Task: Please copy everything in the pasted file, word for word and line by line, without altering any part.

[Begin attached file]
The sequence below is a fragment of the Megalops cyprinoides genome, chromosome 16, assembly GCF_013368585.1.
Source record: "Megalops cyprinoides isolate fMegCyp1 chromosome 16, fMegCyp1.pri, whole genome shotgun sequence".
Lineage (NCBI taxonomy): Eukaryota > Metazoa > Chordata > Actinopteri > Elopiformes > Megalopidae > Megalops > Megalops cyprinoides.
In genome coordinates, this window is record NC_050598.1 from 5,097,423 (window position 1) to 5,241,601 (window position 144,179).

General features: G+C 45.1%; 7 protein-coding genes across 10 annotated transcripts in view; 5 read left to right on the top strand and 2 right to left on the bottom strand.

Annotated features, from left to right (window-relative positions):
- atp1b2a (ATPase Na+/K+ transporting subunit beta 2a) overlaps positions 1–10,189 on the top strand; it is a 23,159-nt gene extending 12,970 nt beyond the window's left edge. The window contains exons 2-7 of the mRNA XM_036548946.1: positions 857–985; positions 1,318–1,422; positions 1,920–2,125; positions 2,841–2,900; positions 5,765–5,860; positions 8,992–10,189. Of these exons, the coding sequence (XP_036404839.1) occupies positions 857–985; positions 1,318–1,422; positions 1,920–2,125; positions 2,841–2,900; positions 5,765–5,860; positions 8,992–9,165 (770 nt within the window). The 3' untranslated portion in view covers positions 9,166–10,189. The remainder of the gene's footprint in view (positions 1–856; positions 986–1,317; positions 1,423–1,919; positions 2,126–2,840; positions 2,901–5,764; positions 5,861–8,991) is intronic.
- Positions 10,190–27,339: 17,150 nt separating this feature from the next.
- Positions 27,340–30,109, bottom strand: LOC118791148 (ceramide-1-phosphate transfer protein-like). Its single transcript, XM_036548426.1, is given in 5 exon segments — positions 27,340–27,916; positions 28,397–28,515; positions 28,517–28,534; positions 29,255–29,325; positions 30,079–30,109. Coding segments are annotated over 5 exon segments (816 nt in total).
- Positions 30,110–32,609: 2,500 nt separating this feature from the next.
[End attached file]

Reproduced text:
The sequence below is a fragment of the Megalops cyprinoides genome, chromosome 16, assembly GCF_013368585.1.
Source record: "Megalops cyprinoides isolate fMegCyp1 chromosome 16, fMegCyp1.pri, whole genome shotgun sequence".
Lineage (NCBI taxonomy): Eukaryota > Metazoa > Chordata > Actinopteri > Elopiformes > Megalopidae > Megalops > Megalops cyprinoides.
In genome coordinates, this window is record NC_050598.1 from 5,097,423 (window position 1) to 5,241,601 (window position 144,179).

General features: G+C 45.1%; 7 protein-coding genes across 10 annotated transcripts in view; 5 read left to right on the top strand and 2 right to left on the bottom strand.

Annotated features, from left to right (window-relative positions):
- atp1b2a (ATPase Na+/K+ transporting subunit beta 2a) overlaps positions 1–10,189 on the top strand; it is a 23,159-nt gene extending 12,970 nt beyond the window's left edge. The window contains exons 2-7 of the mRNA XM_036548946.1: positions 857–985; positions 1,318–1,422; positions 1,920–2,125; positions 2,841–2,900; positions 5,765–5,860; positions 8,992–10,189. Of these exons, the coding sequence (XP_036404839.1) occupies positions 857–985; positions 1,318–1,422; positions 1,920–2,125; positions 2,841–2,900; positions 5,765–5,860; positions 8,992–9,165 (770 nt within the window). The 3' untranslated portion in view covers positions 9,166–10,189. The remainder of the gene's footprint in view (positions 1–856; positions 986–1,317; positions 1,423–1,919; positions 2,126–2,840; positions 2,901–5,764; positions 5,861–8,991) is intronic.
- Positions 10,190–27,339: 17,150 nt separating this feature from the next.
- Positions 27,340–30,109, bottom strand: LOC118791148 (ceramide-1-phosphate transfer protein-like). Its single transcript, XM_036548426.1, is given in 5 exon segments — positions 27,340–27,916; positions 28,397–28,515; positions 28,517–28,534; positions 29,255–29,325; positions 30,079–30,109. Coding segments are annotated over 5 exon segments (816 nt in total).
- Positions 30,110–32,609: 2,500 nt separating this feature from the next.